Hi Darling Ones,
If you’ve had any experience with toddlers, you’re probably familiar with the “I can do it myself” phase.
This is where the toddler wants to do it themselves. It can be anything from putting on their own socks to zipping up their coat. Usually this takes way more time and tears than if the toddler just accepted some help with the task.
I’ve always been a big I can do it myselfer, thanks to sheer stubbornness and a fierce independent streak.
After all, I created this website all by myself 23 years ago today.
At age 51, 147 days after having a stroke, my I can do it myselfness has took a turn toward the toddleresque. Even though I recognize that by doing it myself I’m making things harder for everyone involved, I can’t stop trying.
This comes up quite a bit in the physical therapy for treating my lymphedema.n This is different than the physical therapy for treating my wobbliness and poor stamina, which are not to be confused with my occupational therapy. That’s for treating my Floppy Scoop in hopes of making the awful heaviness go away.
I have physical or occupational therapy four times a week now, so I have a lot of opportunities to try to “do it myself.” This includes everything from trying to wrestle my walker in and out of the car to putting on my own socks.
Yeah, putting on my own socks.
Facing a chronic condition requires you to make yourself vulnerable over and over again, to strangers and the people who love you. Every day I find myself shucking another layer of humility, and I’m always stunned there’s even any left.
I thought I’d left all of my humility on the emergency room floor back in March when the medical staff kept reaching around and under my left breast to attach wires, exposing my breast to BFK and the rest of the room. Or maybe it was later that night when I had to ring for an aide every time I needed to go to the bathroom.
But I still had more humility to lose when my kind and wonderful lymphedema therapist took off my socks during our first meeting to look at my dry, calloused, thorny-nailed toes and swollen ankles.
It was the socks that prompted me to shout “I can do it myself!” I said it so much during our first appointment she has begun to tease me about it. “Do it mine self,” she says, mimicking what her kids say when they want to do something themselves.
The thing is that no matter how much I want to do it myself, I cannot.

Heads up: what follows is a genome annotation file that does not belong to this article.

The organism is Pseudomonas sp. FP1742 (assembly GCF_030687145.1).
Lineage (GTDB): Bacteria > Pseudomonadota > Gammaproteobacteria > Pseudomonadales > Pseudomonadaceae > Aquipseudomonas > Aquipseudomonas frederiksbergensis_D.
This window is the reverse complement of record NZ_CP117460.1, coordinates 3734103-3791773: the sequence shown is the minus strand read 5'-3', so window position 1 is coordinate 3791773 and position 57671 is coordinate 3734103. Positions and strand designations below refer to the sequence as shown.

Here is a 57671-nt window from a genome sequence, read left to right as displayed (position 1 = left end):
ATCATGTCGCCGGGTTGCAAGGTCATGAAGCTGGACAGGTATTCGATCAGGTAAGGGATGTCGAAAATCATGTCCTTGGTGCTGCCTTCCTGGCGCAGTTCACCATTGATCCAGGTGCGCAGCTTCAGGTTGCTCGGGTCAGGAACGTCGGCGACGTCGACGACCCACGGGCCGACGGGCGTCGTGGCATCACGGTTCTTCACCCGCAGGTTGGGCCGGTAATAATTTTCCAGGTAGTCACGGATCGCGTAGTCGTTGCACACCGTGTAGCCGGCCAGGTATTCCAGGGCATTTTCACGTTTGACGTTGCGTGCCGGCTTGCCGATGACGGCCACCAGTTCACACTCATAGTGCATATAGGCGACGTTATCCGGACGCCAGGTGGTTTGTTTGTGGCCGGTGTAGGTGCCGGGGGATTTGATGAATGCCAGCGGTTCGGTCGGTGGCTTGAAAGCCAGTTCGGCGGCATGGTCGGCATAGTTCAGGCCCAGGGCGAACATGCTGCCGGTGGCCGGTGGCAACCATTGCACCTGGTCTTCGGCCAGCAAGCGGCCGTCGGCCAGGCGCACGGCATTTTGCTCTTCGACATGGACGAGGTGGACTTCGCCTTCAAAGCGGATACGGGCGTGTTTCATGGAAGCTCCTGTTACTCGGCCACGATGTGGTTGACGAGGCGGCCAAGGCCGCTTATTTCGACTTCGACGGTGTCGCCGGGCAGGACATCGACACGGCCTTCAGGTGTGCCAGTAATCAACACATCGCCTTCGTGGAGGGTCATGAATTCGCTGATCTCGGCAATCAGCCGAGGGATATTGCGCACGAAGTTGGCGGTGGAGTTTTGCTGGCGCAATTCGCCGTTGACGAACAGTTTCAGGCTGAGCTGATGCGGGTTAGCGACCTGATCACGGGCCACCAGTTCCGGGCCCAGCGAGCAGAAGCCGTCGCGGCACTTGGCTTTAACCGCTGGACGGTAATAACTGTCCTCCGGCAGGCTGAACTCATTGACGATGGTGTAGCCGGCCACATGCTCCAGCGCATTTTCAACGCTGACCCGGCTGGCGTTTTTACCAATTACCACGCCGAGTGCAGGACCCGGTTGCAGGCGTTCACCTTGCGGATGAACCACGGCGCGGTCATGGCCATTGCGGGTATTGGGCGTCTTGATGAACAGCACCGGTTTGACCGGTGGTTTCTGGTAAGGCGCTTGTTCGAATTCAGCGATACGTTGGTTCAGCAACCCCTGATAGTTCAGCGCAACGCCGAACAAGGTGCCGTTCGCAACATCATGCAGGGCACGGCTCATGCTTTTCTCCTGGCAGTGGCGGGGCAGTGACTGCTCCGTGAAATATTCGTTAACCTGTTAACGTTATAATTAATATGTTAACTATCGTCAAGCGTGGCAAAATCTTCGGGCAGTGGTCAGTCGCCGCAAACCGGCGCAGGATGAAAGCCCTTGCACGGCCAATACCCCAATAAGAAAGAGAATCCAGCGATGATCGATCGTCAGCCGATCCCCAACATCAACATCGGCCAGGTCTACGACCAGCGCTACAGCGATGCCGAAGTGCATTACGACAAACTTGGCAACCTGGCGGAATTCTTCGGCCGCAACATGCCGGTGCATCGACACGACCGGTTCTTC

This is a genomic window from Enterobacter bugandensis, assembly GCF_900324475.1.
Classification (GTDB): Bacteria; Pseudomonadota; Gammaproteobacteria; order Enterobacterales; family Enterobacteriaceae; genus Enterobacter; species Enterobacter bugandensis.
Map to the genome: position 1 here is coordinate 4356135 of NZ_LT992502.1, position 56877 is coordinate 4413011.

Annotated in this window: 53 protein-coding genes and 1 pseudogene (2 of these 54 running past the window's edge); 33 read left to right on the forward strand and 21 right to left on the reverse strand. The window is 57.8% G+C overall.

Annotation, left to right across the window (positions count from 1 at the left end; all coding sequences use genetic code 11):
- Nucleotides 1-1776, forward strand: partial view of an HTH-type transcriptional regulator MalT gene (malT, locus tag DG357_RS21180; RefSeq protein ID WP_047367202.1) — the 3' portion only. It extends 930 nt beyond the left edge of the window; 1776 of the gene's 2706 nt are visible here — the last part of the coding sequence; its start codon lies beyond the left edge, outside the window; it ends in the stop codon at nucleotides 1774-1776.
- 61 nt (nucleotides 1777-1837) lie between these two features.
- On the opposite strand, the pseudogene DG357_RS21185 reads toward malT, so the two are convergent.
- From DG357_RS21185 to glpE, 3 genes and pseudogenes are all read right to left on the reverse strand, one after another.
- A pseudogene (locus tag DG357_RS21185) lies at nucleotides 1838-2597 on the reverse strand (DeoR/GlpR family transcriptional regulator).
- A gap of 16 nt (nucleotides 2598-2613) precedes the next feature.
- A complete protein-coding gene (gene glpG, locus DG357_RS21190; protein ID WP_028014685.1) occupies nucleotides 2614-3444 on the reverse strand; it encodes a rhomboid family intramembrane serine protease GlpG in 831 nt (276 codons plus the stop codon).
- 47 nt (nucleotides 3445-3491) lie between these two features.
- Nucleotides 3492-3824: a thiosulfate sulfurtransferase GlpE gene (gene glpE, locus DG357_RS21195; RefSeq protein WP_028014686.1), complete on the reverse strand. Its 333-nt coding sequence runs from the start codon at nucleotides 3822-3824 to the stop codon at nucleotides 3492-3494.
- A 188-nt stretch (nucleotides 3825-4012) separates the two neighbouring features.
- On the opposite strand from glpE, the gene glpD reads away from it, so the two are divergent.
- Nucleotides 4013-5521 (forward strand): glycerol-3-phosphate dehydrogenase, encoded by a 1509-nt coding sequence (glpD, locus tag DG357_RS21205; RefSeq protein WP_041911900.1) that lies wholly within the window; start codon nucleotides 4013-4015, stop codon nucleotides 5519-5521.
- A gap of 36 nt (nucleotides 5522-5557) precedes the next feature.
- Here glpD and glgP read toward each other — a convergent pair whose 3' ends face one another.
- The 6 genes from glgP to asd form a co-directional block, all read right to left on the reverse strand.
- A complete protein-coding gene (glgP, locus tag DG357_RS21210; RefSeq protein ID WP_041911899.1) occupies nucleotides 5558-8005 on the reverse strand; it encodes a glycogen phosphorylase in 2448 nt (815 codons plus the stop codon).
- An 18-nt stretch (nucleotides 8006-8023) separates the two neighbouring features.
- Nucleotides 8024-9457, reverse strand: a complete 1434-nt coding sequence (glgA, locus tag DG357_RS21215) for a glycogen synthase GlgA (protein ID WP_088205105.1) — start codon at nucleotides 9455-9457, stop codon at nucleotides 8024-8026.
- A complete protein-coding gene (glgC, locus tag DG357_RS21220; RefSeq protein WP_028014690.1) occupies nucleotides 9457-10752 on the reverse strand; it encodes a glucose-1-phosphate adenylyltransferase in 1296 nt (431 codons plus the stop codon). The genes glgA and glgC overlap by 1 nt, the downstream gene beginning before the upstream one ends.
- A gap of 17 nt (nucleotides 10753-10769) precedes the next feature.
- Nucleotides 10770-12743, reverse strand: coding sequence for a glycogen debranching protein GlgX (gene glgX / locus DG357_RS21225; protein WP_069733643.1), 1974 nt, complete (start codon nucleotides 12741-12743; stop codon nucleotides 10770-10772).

That’s why I’m writing this update and once again asking for financial help.
I cannot do this myself, recover from the stroke, pay off my medical debt, and support myself. I’m trying!
Some things are getting better. I can now make a turkey sandwich in under 10 minutes. My eye doctor is pumped by my progress and I might be able to get new glasses soon. The swelling is going down in my legs, and my physical and occupational therapists kicks my ass harder every week because I’m getting stronger.
Still, I only managed to bill $850 worth of work in June. July is even worse, at $650.
The stroke side effects + the vision problems caused by the diabetic retinopathy and macular edema make working difficult, and I don’t have the time (see all the therapy above) or stamina to chase new business like I used to.
So I’m once again turning to you, Darling Ones, for help.
If you have the means, could you donate $23 to my GoFundMe in honor of I Will Dare.com’s 23rd Anniversary?
If at some point in the last 23 years I’ve moved you with my writing or made you laugh or introduced you to a beloved book or your new favorite song maybe you could throw some bucks my way? Or maybe you’re just a super kind, generous, brilliant, and obviously good looking human with $23 to spare.
And if you can’t spare the money, I get it! I’m the one asking the Internet for money, but maybe you could share this with people who do have $23 to spare?
Thank you so much for being with me all these years. I cannot do it alone, and thanks to you, Darling Ones, I haven’t had to.